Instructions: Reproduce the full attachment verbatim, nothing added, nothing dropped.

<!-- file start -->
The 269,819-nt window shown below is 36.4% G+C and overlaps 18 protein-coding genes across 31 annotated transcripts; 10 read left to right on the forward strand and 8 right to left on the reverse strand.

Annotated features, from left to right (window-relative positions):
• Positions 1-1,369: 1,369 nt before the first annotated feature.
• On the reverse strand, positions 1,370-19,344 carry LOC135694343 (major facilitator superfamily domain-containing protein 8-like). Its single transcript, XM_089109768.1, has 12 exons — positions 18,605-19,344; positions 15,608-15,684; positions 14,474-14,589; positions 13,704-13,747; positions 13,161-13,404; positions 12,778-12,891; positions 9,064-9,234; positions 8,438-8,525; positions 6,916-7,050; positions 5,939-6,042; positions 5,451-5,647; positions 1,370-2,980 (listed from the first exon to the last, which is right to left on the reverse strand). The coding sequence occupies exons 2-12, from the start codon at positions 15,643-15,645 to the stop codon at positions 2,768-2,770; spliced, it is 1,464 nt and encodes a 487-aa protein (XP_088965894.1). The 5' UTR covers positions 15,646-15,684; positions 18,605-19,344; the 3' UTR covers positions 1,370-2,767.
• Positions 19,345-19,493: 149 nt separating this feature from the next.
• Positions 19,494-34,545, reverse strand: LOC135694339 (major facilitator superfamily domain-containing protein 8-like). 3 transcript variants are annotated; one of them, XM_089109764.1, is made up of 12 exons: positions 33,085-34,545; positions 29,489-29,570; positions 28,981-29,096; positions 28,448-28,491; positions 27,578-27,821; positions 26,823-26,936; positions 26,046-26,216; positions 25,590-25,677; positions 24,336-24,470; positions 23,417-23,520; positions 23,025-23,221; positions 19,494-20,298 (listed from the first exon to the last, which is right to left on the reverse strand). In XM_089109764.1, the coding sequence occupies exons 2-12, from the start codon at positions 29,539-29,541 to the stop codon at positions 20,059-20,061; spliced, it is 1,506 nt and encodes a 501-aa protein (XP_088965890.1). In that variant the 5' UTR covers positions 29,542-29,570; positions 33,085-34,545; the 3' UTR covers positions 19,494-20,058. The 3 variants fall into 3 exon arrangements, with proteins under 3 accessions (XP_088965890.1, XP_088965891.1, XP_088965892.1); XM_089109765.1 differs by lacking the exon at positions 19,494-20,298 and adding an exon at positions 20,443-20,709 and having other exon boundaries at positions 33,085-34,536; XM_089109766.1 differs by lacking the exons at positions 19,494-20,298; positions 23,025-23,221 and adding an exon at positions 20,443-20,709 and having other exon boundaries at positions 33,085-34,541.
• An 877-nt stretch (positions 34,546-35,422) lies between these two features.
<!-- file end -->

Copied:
The 269,819-nt window shown below is 36.4% G+C and overlaps 18 protein-coding genes across 31 annotated transcripts; 10 read left to right on the forward strand and 8 right to left on the reverse strand.

Annotated features, from left to right (window-relative positions):
• Positions 1-1,369: 1,369 nt before the first annotated feature.
• On the reverse strand, positions 1,370-19,344 carry LOC135694343 (major facilitator superfamily domain-containing protein 8-like). Its single transcript, XM_089109768.1, has 12 exons — positions 18,605-19,344; positions 15,608-15,684; positions 14,474-14,589; positions 13,704-13,747; positions 13,161-13,404; positions 12,778-12,891; positions 9,064-9,234; positions 8,438-8,525; positions 6,916-7,050; positions 5,939-6,042; positions 5,451-5,647; positions 1,370-2,980 (listed from the first exon to the last, which is right to left on the reverse strand). The coding sequence occupies exons 2-12, from the start codon at positions 15,643-15,645 to the stop codon at positions 2,768-2,770; spliced, it is 1,464 nt and encodes a 487-aa protein (XP_088965894.1). The 5' UTR covers positions 15,646-15,684; positions 18,605-19,344; the 3' UTR covers positions 1,370-2,767.
• Positions 19,345-19,493: 149 nt separating this feature from the next.
• Positions 19,494-34,545, reverse strand: LOC135694339 (major facilitator superfamily domain-containing protein 8-like). 3 transcript variants are annotated; one of them, XM_089109764.1, is made up of 12 exons: positions 33,085-34,545; positions 29,489-29,570; positions 28,981-29,096; positions 28,448-28,491; positions 27,578-27,821; positions 26,823-26,936; positions 26,046-26,216; positions 25,590-25,677; positions 24,336-24,470; positions 23,417-23,520; positions 23,025-23,221; positions 19,494-20,298 (listed from the first exon to the last, which is right to left on the reverse strand). In XM_089109764.1, the coding sequence occupies exons 2-12, from the start codon at positions 29,539-29,541 to the stop codon at positions 20,059-20,061; spliced, it is 1,506 nt and encodes a 501-aa protein (XP_088965890.1). In that variant the 5' UTR covers positions 29,542-29,570; positions 33,085-34,545; the 3' UTR covers positions 19,494-20,058. The 3 variants fall into 3 exon arrangements, with proteins under 3 accessions (XP_088965890.1, XP_088965891.1, XP_088965892.1); XM_089109765.1 differs by lacking the exon at positions 19,494-20,298 and adding an exon at positions 20,443-20,709 and having other exon boundaries at positions 33,085-34,536; XM_089109766.1 differs by lacking the exons at positions 19,494-20,298; positions 23,025-23,221 and adding an exon at positions 20,443-20,709 and having other exon boundaries at positions 33,085-34,541.
• An 877-nt stretch (positions 34,546-35,422) lies between these two features.